Tractors for Votes
Democracy in Armenia.
Jun 11, 2012, Vol. 17, No. 37 • By ALEC MOUHIBIAN
Hovannisian knows this abyss as well as anyone. In 1991, he left a lucrative legal career in his hometown of Los Angeles to return to Armenia. Soon after raising the Armenian flag at the U.N. as the country’s first foreign minister, Hovannisian resigned in disgust at the machinations of Armenia’s first president and has spent the years since as a dissident in reverse exile. Last March he staked his life on the belief that democracy in name only has led to an independent Armenia in name only, holding a 15-day hunger strike on a public bench in freezing weather.
There’s plenty of evidence for that belief. The oligarchs who run Armenia owe their monopolies—on gas, on sugar and flour, on every basic resource—to tycoons around the Kremlin, to whom they have sold Armenia’s gold mines and power plants. And more. In August 2010, Russia signed a 24-year extension on control of a crucial military base in Armenia, funded and sustained entirely by the Armenian state. As for human resources, over the last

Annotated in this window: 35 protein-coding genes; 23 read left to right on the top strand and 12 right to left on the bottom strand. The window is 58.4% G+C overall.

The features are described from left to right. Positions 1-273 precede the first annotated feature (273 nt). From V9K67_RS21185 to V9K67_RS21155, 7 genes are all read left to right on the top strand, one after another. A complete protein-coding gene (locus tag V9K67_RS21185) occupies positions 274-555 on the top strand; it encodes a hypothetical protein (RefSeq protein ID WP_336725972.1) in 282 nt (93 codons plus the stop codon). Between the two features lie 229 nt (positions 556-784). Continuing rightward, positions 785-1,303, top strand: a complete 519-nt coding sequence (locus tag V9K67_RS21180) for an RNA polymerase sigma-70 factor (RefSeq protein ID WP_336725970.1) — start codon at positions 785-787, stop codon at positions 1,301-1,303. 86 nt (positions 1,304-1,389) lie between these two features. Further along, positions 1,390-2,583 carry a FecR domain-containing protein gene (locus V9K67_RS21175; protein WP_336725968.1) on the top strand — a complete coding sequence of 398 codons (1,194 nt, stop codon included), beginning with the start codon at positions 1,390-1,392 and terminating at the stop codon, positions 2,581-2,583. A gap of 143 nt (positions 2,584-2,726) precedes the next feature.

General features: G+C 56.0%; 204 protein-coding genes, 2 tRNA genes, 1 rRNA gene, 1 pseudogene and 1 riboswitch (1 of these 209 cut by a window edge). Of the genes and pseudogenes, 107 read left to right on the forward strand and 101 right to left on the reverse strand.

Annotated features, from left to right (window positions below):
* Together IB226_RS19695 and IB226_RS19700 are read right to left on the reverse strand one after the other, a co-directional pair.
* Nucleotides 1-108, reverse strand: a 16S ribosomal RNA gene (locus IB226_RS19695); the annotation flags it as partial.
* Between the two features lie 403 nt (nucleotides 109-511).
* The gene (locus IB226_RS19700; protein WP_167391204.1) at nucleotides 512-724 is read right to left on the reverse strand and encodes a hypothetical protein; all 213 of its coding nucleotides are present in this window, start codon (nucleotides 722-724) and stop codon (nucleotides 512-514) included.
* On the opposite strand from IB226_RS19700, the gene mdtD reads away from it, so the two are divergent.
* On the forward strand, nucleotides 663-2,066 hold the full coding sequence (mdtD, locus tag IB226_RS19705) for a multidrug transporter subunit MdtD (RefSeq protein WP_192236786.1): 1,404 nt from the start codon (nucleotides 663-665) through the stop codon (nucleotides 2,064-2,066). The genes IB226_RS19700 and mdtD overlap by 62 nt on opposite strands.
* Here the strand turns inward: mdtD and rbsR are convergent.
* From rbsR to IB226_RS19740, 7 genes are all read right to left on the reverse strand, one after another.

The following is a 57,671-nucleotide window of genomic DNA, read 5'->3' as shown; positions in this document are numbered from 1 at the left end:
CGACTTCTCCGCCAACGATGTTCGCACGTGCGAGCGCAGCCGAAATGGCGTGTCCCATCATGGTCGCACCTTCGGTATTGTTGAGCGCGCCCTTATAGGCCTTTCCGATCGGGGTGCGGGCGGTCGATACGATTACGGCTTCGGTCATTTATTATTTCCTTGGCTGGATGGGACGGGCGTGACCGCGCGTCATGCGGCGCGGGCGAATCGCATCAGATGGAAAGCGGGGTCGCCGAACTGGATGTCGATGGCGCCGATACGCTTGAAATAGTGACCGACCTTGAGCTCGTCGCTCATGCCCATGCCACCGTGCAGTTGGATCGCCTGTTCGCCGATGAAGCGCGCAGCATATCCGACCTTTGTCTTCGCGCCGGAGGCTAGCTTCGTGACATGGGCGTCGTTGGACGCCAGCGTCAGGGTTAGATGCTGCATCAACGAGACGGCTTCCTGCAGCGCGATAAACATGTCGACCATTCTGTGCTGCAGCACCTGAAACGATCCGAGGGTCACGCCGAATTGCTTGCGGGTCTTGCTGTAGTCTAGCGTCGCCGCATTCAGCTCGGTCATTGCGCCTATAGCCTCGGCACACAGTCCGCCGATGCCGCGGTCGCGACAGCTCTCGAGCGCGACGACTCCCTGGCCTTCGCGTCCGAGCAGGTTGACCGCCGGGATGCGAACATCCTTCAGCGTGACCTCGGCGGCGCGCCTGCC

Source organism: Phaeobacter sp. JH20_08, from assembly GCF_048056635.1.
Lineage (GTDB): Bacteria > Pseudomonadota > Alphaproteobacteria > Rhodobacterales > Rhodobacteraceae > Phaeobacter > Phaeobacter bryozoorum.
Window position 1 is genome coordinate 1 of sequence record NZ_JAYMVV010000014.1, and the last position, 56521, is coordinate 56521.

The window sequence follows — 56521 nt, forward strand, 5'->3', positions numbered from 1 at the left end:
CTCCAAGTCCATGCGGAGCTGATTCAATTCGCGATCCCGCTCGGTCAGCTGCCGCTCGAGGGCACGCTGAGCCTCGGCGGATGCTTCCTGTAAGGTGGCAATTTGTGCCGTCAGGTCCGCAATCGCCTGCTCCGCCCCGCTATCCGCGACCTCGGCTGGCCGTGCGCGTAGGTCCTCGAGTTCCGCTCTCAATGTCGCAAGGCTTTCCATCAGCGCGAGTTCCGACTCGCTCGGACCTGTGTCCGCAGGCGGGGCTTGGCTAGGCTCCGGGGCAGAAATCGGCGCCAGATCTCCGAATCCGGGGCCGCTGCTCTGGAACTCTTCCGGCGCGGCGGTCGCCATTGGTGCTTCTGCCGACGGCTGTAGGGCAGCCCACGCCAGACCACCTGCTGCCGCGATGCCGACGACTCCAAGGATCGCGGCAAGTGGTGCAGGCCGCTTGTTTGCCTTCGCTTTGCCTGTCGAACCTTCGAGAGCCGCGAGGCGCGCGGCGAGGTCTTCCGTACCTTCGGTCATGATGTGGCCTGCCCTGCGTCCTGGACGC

The exodus shows no sign of slowing. And none of this helps Armenia’s ability to handle its far wealthier Islamic foes. Given the retreating direction of political progress, it is not farfetched to think that the presidential election in February presents the last chance for an Armenian Spring.
Fighting for that spring will be a few hundred thousand citizens who continue to vote their convictions against every temptation of bribery and despair. Many of them are the same freedom fighters who spearheaded the democratic revolt within the Soviet Union in 1988. Their ancestors, in the brief window between genocide and communism, managed to establish a constitutional republic from 1918 to 1920 that even included women’s suffrage; it failed to survive largely because isolationists in the U.S. Senate rejected Woodrow Wilson’s Mandate for Armenia. Will the current republic finally become a home for that spirit, or a cemetery? The answer might depend on whether the West helps out for once in a serious way—or opts instead for a diplomacy that wins friends and influences no one.
Aiding Armenia now would not take much courage or controversy. Words could do the trick. Set on joining the EU and influenced by its diaspora, Armenia’s rulers are exceedingly sensitive to European and American pressure. The president’s Republican party is an “observing” member of the European People’s party. The leader of that coalition could shame the Armenian government into a few basic yet game-changing reforms— publicizing voter lists, for one.
Instead, the president of the European People’s party, Belgium’s
Alec Mouhibian is a writer in Los Angeles.
Recent Blog Posts